Large amounts of shellfish debris, but only a few grains of rice, have been recovered at these sites. Many archaeologists assume that poor preservation of rice grains obscures extensive Neolithic rice cultivation in the Fuzhou Basin, Rolett says.
Radiocarbon measurements of wood and plant fragments in sediment cores allowed Rolett’s group to estimate when and for how long particular environmental conditions persisted in the Fuzhou Basin.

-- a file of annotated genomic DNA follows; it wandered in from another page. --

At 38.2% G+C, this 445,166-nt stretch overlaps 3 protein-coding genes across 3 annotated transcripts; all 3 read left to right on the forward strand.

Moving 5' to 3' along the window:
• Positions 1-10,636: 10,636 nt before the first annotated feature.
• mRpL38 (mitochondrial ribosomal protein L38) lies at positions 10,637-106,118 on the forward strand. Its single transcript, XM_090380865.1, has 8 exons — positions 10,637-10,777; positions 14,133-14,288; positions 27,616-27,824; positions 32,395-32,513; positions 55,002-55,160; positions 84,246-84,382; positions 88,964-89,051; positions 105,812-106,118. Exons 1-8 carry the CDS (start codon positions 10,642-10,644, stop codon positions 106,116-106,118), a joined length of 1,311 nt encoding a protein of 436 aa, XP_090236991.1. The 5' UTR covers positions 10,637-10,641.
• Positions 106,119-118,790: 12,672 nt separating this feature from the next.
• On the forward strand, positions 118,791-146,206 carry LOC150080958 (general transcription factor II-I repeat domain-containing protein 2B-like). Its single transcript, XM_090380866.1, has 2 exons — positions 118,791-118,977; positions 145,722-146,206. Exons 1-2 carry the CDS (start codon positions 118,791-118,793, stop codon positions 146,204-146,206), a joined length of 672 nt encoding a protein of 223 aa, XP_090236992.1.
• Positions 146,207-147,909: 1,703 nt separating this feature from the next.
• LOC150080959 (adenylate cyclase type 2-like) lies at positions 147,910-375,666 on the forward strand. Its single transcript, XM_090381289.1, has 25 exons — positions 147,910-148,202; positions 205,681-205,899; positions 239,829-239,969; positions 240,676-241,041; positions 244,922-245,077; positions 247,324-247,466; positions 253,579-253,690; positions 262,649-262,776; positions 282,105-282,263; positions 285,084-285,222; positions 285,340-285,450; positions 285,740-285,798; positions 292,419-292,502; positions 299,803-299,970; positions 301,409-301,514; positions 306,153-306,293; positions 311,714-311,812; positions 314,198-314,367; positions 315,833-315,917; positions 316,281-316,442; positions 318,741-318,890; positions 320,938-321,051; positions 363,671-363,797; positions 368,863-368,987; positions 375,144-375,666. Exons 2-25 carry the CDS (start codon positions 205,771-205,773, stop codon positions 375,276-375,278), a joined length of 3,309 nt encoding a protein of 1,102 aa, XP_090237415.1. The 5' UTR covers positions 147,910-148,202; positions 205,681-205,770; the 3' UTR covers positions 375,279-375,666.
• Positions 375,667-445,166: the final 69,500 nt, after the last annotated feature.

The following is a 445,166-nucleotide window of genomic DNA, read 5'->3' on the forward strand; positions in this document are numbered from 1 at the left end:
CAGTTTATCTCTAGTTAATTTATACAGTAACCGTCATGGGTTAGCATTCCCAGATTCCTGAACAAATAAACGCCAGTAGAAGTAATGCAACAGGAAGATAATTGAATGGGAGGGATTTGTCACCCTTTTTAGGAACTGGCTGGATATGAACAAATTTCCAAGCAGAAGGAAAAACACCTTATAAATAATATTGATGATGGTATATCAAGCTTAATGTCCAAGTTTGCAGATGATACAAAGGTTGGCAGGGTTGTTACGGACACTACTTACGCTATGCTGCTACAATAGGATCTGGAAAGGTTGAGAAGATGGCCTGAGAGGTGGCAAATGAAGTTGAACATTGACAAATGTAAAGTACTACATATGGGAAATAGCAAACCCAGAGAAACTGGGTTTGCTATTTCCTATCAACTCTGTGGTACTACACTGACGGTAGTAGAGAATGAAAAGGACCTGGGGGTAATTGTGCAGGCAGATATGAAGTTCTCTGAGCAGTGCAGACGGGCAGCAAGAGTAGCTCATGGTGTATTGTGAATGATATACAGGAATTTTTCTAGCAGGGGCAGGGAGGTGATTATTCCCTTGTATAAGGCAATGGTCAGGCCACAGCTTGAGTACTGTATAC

Peat layers, chemical composition of soil sections and other data indicate that flooding of the Fuzhou Basin began about 9,000 years ago, reached a peak by 7,000 years ago and remained stable until an abrupt sea level decline nearly 2,000 years ago. When Neolithic villagers lived in the basin, their island homes rose about 23 meters above the water’s surface, Rolett estimates.
The amount of grass pollen seen in Fuzhou Basin cores increases dramatically around 2,000 years ago, Rolett adds. Rice pollen is hard to distinguish from other types of grass pollen, but this general trend probably reflects a late shift from maritime pursuits to rice farming, in his view.